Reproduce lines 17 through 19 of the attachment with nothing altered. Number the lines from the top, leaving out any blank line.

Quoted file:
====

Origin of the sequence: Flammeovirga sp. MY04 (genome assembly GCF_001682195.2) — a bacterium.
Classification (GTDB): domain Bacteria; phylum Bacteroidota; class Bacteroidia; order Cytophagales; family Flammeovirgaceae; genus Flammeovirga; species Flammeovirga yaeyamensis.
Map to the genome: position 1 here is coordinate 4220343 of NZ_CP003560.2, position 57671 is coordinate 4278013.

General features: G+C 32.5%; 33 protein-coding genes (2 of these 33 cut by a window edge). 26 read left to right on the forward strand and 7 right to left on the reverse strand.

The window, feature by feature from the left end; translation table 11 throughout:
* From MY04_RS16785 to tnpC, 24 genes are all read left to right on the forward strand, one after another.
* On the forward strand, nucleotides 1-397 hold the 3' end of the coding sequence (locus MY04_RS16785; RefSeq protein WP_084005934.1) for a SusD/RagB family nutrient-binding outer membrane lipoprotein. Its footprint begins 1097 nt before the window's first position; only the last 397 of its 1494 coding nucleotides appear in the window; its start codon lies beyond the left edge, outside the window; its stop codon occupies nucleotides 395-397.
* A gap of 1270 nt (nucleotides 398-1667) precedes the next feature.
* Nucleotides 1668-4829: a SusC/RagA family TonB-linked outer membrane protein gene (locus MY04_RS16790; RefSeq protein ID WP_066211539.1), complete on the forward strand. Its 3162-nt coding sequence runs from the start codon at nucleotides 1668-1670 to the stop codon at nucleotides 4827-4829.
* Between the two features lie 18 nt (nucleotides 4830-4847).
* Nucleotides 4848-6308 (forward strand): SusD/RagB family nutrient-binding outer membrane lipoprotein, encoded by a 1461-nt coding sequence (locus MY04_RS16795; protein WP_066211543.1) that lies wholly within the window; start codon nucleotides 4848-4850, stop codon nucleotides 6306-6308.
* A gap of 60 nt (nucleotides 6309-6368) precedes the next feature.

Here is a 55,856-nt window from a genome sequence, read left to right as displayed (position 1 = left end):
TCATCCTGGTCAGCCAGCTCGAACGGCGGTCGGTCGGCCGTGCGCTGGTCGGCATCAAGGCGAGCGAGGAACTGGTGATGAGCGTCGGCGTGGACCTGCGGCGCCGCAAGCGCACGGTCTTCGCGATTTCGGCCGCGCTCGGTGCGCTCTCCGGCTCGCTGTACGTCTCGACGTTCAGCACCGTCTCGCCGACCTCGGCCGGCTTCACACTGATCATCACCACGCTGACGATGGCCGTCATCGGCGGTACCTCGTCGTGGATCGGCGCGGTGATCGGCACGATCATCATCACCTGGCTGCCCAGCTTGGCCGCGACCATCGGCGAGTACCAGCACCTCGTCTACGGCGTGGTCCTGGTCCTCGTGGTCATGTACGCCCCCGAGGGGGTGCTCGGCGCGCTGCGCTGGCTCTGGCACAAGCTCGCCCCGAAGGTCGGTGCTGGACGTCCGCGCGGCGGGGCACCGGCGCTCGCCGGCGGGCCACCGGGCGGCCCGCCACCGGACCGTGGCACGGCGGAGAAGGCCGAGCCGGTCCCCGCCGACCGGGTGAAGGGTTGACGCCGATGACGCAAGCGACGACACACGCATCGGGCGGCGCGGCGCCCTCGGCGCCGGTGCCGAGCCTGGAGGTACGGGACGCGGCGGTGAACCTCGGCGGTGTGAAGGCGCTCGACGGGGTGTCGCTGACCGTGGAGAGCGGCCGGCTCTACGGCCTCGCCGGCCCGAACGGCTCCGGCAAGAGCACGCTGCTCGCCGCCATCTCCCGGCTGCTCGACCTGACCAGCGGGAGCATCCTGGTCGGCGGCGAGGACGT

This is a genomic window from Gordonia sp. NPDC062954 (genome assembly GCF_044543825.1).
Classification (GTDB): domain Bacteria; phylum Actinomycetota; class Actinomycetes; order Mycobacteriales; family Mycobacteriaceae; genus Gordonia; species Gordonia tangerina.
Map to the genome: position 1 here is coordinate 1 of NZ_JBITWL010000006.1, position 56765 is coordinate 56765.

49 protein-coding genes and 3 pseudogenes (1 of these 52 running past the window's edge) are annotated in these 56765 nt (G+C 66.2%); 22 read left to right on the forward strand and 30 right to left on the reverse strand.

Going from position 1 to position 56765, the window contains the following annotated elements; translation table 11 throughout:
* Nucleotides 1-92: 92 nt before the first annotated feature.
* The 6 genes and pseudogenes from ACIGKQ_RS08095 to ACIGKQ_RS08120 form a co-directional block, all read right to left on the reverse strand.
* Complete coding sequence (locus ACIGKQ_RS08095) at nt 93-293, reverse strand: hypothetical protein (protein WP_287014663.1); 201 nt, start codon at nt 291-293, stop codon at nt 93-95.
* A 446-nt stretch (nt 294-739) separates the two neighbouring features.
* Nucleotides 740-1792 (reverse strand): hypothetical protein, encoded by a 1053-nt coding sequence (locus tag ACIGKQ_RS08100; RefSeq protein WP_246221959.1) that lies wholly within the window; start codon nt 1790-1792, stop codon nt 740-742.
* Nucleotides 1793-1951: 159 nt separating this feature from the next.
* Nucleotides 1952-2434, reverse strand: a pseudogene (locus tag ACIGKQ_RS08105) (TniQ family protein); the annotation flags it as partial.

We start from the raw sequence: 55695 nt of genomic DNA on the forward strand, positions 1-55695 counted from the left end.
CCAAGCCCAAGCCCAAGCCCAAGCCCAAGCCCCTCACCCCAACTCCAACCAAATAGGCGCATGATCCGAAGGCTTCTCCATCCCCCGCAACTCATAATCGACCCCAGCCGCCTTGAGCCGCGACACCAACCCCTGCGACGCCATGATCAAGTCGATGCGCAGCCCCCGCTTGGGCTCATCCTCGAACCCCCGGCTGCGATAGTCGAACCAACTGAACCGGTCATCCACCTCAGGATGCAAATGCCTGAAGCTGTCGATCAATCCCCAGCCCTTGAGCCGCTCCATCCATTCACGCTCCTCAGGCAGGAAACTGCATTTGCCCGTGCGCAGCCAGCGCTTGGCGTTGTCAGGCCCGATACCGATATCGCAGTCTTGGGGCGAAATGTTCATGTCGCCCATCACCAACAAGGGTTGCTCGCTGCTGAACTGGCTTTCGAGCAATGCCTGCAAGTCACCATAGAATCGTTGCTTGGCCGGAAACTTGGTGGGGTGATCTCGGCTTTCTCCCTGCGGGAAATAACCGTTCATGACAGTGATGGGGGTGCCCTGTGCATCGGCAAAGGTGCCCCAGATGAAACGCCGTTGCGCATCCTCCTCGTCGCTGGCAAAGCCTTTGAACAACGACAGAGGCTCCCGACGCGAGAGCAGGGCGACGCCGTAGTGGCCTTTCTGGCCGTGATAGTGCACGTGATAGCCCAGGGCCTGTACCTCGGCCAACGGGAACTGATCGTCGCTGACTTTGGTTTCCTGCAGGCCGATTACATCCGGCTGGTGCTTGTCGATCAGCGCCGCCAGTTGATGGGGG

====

Map to the genome: position 1 here is coordinate 1 of NZ_JBITWL010000006.1, position 56765 is coordinate 56765.

49 protein-coding genes and 3 pseudogenes (1 of these 52 running past the window's edge) are annotated in these 56765 nt (G+C 66.2%); 22 read left to right on the forward strand and 30 right to left on the reverse strand.

Going from position 1 to position 56765, the window contains the following annotated elements; translation table 11 throughout: